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Alfred Willi Rudolf Dutschke (Brandenburg an der Havel, 7 March 1940 – Århus, 24 December 1979), better known as Rudi Dutschke , was a Marxist sociologist and German politician, one of the founders of the opposition party Alliance 90 (Bündnis 90) [citation required] in western Germany. He was the best known representative of the student movement of the 1960s in West Germany (the so-called “movement of 68”). He strongly opposed the Vietnam War and very creatively promoted the desertion of American soldiers based in their barracks in Germany. He promoted the fight against all forms of authoritarianism and for female emancipation.
Beginnings and youth
He was born on March 7, 1940 in Brandenburg an der Havel. It was the fourth son of a postal official; He lived through his youth in the German Democratic Republic (GDR). He was an active member of the Evangelical Youth of Luckenwalde, from which he drew his religious socialist streak. He wanted to be a sports journalist and for that reason he entered the German Free Youth in 1956 (Freie Deutsche Jugend, or FDJ).
He married Gretchen Klotz and had three children: Polly, Hosea-Che and Rudi-Marek. In his male son he joined his admiration for the prophet Hosea and for the revolutionary Ernesto Che Guevara.
The entrance of Dutschke in the FDJ was motivated by the Hungarian revolution of 1956. It bet on a democratic socialism, which at the same time distanced itself from the United States and the Soviet Union. He also rejected the policies of the Unified Socialist Party of Germany (Sozialistische Einheitspartei Deutschlands or SED), which governed the GDR. In contrast to the antifascist pretensions of their state ideology, I saw the old structures and mentalities advancing both in the East and in the West. In 1957 he openly opposed the militarization of the GDR society and advocated Freedom of movement. He refused to perform military service in the National People’s Army (NVA) and encouraged others to do the same.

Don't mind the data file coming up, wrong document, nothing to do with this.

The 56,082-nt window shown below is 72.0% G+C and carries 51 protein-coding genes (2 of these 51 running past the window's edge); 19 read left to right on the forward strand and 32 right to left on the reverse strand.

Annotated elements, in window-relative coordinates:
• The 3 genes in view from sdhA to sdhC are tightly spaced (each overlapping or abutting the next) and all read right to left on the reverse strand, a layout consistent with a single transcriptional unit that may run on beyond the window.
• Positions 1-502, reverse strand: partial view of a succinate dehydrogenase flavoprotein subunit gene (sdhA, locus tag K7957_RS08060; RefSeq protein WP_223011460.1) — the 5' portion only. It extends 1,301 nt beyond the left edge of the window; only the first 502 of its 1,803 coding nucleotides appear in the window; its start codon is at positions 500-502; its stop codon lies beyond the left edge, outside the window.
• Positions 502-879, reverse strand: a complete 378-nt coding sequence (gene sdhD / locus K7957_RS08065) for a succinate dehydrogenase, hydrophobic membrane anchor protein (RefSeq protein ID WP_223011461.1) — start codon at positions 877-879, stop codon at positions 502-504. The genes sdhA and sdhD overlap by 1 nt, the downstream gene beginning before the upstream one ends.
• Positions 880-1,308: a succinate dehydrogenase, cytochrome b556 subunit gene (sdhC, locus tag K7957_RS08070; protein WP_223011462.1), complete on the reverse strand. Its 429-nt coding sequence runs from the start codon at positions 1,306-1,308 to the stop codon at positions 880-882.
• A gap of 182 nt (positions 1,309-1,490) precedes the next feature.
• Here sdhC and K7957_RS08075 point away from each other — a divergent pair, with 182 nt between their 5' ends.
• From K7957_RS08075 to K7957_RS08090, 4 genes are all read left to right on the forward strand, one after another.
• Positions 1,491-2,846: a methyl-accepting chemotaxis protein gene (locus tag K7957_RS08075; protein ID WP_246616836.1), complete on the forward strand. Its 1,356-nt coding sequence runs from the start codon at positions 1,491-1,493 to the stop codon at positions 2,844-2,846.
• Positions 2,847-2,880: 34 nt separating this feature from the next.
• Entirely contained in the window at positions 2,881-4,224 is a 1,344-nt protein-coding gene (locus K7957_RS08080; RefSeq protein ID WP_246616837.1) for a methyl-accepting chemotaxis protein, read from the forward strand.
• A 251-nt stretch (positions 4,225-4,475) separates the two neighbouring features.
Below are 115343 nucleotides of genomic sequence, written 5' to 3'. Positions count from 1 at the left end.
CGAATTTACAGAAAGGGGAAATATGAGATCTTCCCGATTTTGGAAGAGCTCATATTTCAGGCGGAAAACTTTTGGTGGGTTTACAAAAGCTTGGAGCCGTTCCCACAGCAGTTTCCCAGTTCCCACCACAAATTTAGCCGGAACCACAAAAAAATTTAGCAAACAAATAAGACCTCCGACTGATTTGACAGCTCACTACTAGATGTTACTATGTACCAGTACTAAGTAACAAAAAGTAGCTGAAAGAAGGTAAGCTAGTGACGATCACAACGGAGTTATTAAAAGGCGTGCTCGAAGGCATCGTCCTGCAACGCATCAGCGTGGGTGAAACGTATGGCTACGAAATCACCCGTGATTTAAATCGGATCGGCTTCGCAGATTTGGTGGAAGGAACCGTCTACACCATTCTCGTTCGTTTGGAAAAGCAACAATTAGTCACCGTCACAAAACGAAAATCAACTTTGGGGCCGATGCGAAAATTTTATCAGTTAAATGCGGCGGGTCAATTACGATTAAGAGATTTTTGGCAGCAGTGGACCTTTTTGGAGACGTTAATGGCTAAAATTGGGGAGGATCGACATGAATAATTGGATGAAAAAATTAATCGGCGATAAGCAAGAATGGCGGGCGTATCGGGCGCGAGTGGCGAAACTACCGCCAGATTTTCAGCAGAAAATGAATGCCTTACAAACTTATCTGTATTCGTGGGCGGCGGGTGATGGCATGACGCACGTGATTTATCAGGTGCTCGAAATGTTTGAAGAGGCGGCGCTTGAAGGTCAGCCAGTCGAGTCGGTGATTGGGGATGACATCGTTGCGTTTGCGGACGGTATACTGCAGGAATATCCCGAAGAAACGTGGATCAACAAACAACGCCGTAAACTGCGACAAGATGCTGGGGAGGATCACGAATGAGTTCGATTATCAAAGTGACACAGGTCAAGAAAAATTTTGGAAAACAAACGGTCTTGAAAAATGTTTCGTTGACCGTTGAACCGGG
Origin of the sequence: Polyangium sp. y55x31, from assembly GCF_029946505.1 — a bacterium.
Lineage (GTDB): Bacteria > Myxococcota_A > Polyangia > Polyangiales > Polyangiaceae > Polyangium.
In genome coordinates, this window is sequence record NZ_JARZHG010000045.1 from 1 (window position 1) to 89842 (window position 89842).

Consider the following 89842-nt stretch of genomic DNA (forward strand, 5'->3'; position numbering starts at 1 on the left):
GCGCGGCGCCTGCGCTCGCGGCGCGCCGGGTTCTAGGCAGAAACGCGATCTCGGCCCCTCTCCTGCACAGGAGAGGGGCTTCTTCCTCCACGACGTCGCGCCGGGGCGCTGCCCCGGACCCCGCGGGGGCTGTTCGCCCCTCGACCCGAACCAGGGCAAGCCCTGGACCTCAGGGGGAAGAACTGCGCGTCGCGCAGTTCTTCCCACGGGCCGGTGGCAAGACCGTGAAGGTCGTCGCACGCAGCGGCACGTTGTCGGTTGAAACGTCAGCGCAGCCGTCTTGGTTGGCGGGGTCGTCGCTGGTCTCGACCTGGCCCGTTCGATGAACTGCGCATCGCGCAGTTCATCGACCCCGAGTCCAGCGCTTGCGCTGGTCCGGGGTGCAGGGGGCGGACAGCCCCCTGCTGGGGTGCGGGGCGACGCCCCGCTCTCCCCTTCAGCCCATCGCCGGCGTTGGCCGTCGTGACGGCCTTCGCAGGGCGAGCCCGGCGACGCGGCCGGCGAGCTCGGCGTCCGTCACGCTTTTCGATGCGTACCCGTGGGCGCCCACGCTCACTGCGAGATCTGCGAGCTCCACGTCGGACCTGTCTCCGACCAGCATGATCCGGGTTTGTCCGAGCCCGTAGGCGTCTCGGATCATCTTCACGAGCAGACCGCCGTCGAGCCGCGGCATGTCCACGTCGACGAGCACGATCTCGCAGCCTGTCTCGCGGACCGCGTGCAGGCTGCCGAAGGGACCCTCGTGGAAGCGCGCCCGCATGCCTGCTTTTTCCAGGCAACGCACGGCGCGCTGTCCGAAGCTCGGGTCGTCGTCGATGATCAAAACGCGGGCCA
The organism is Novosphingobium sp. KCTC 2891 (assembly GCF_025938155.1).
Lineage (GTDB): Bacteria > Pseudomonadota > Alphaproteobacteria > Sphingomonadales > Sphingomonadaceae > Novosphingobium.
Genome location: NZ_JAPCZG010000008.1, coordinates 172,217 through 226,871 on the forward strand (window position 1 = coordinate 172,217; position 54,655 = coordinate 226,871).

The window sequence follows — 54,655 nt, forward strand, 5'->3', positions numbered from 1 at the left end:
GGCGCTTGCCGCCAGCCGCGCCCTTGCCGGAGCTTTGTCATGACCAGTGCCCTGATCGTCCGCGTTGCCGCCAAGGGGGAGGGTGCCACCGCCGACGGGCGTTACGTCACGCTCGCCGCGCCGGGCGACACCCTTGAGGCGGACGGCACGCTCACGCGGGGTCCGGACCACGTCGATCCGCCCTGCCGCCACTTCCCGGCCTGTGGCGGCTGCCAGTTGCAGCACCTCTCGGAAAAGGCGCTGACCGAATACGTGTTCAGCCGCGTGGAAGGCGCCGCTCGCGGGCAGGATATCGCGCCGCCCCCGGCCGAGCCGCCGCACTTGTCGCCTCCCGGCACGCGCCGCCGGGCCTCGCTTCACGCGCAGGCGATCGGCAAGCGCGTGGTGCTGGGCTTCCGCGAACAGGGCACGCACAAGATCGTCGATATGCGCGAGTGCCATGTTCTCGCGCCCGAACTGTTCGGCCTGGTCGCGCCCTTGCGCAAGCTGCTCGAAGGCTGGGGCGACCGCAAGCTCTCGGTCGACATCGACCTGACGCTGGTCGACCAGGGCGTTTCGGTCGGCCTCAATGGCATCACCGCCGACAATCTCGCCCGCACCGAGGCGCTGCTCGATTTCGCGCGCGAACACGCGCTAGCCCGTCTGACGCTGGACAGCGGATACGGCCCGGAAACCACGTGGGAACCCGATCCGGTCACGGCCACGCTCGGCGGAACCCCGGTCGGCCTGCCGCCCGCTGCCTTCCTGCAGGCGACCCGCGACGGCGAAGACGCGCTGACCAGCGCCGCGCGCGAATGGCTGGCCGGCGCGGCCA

After his exam of selectivity in 1958, and by his industrial educational training, the authorities of the GDR prevented him from realizing his desire to study sports.
Dutschke began to move around West Berlin and repeated his selectivity exam there. At the same time he wrote sports reports, among others for the newspaper B.Z. of the Axel-Springer-Verlag publishing house. In 1961, shortly before the construction of the Berlin Wall began, he moved to West Berlin to study Sociology, Ethnology, Philosophy and History at the Free University of Berlin (Freie Universität Berlin). He was linked to this institution until his doctorate in 1973.
He began to study the existentialism of Martin Heidegger and Jean-Paul Sartre, but soon also Marxism and the history of the workers’ movements. He read the first writings of Karl Marx, the philosophers of Marxist history Georg Lukács and Ernst Bloch, the Critical Theory of (Max Horkheimer, and Herbert Marcuse). Encouraged by his friendship with Gretchen Klotz, he also read theologians such as Karl Barth and Paul Tillich. His Christian socialism became a socialism of Marxist bases. He insisted, however, on the freedom of the individual to choose, in the face of society’s relations.